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It may be summer, but Greenwich Foodbank is in increasing need of help as the rollout of Universal Credit causes a huge jump in demand for its services. Local Democracy Reporter TOM BULL visited its Eltham base to talk to its volunteers.

If Greenwich Foodbank could close tomorrow, it would. But as demand grows, there’s little chance of that.

Despite the generosity of the public, workers are quietly concerned that resources are wearing thin.

Following the rollout of Universal Credit, paired with London’s housing problems, volunteers in Greenwich say they are set to serve more than 9,000 residents in need this year – a 20 per cent increase on last year.

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Along with his wife Esme, volunteer Alan Robinson, 70, has been involved with the food bank since 2012.

He said: “If the rate people are coming in continues this year it will be the biggest increase since 2015. This is the quietest time of year for food coming in. It’s a worrying time at the moment.

“We have never run out of food since we’ve been running, this is probably the closest we’ve got to that. It’s worrying. The last thing we want is for us not to be able to help.”

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The impact of Universal Credit has been widely attributed to a surge in the use of foodbanks. In Greenwich, the repercussions were delayed as the borough was towards the end of the roll-out.

Universal Credit was designed to make the system simpler by combining several benefits into one, but has been criticised for causing a five-week delay in payments.

That, along with a lack in social housing, has been blamed for the continued use of Greenwich Foodbank.

During the morning only a few people turn up to use the service. It’s quiet, but volunteers say there’s never any guessing how busy they can be.

One mum does come in. She has her son with her, who has just turned one. It was her first time using a food bank.

The mother-of-three’s freezer had been left open, and she was left in a position where she didn’t know where to go.

She said: “Hopefully I won’t have to use it again. But if I do then I know it’s here. It’s amazing what these people do. I don’t know where I would have been without it. I couldn’t tell you – I’d be doomed.”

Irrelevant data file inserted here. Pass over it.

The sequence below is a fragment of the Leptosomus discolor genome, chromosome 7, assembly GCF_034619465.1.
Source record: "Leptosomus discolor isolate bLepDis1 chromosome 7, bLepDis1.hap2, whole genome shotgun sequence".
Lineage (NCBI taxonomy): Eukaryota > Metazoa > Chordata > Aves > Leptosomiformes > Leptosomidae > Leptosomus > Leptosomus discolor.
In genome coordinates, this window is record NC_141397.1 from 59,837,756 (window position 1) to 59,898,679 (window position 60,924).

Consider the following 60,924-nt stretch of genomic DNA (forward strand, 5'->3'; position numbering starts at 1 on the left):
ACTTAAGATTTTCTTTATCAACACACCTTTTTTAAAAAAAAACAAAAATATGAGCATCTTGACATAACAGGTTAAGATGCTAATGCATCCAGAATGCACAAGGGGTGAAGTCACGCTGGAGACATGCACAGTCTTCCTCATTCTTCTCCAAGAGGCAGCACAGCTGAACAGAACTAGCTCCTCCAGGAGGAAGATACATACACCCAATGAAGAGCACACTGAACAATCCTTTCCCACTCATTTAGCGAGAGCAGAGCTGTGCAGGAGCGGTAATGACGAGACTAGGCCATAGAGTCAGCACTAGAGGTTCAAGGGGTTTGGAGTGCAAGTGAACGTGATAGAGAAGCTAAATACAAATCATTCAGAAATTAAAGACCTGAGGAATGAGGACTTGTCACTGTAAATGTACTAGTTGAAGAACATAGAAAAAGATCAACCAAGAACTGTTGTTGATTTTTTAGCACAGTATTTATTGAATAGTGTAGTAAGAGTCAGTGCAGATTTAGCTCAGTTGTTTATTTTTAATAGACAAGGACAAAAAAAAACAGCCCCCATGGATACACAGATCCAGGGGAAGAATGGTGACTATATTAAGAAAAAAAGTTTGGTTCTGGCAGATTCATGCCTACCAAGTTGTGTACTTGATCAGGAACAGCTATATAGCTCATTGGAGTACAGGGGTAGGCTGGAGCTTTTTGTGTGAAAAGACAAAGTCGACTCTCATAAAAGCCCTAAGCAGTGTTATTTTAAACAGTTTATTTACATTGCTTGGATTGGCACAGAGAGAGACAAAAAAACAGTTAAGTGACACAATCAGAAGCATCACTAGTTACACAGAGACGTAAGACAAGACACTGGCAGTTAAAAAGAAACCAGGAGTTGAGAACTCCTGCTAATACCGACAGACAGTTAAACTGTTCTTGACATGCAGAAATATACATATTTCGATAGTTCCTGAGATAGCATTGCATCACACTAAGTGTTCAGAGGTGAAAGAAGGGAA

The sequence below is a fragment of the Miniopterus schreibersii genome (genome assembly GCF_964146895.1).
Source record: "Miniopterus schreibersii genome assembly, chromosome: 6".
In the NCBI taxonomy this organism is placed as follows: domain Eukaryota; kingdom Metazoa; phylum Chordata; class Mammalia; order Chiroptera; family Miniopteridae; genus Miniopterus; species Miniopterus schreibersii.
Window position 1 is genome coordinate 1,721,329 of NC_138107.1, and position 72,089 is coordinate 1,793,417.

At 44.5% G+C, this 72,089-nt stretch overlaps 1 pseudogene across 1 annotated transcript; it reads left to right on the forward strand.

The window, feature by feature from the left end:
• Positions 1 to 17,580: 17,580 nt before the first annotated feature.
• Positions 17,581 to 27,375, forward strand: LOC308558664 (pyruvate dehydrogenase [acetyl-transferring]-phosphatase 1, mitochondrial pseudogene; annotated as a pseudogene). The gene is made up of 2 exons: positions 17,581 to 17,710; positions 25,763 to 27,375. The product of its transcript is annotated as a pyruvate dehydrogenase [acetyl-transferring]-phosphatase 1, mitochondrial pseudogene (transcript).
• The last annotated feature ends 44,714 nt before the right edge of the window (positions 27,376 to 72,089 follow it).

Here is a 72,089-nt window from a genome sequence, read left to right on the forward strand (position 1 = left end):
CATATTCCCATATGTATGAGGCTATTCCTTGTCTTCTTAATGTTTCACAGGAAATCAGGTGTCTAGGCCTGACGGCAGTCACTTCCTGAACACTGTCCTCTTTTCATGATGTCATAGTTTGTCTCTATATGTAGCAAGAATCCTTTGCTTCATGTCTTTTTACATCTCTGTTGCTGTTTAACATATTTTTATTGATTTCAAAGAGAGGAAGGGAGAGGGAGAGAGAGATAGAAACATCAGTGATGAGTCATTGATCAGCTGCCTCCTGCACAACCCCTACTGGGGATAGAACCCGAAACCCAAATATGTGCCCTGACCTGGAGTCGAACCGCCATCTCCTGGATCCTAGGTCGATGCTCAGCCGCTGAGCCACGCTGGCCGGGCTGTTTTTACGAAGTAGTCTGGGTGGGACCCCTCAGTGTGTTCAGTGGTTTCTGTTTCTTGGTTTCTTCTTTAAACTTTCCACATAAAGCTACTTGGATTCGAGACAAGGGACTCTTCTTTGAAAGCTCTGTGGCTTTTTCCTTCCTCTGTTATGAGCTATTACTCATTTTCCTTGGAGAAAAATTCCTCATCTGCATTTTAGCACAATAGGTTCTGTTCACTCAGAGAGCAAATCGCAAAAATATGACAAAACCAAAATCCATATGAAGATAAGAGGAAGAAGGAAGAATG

More than 100 people give up their time to keep the food bank running, including a team of drivers and warehouse workers.

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Despite mountains of pasta taking up near enough an entire room, Greenwich Foodbank is in desperate need of “staples” like tinned meat and veg.

Sat in the Eltham facility, Robinson told the Local Democracy Reporting Service that the use of the charity has become “institutionalised”.

He said: “We certainly see people who are in work and on low pay. It is quite clear. It’s a worrying number of people we see. It opened my eyes to how many people in that position.

“Our ambition is to close. We don’t want to be here but we are slowly becoming institutionalised. We are part of the support service. Society is becoming dependent on us.”

Danny Thorpe, the leader of Greenwich Council, said the government must take “immediate action” on poverty.

He said: “These figures are incredibly disappointing and it is shocking that Greenwich residents are not only dependent on emergency food aid but that the number of those in need is increasing.

“As part of Greenwich’s drive to ensure school-aged children receive regular meals, a programme was launched last year to tackle hunger during school holidays and we are pleased to have been able to fund and provide nutritious meals to over 8,000 children so far at drop-in centres across the borough.

“Our borough is one of the most deprived local authorities in the country and we’re doing what we can, but central government austerity measures and increasing costs have left us with a £125million shortfall since 2010, which is having a disastrous impact.

“Central government must take immediate action before our borough slips further into poverty.”

To donate items to Greenwich Foodbank, drop them off at one of its collection points. Food banks in Lewisham and Bexley would also be grateful for your support.

Greenwich Council’s Summer Feast programme runs until the new school term starts in September.

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Tom Bull is the Local Democracy Reporter for Greenwich. The Local Democracy Reporter Service is a BBC-funded initiative to ensure councils are covered properly in local media.
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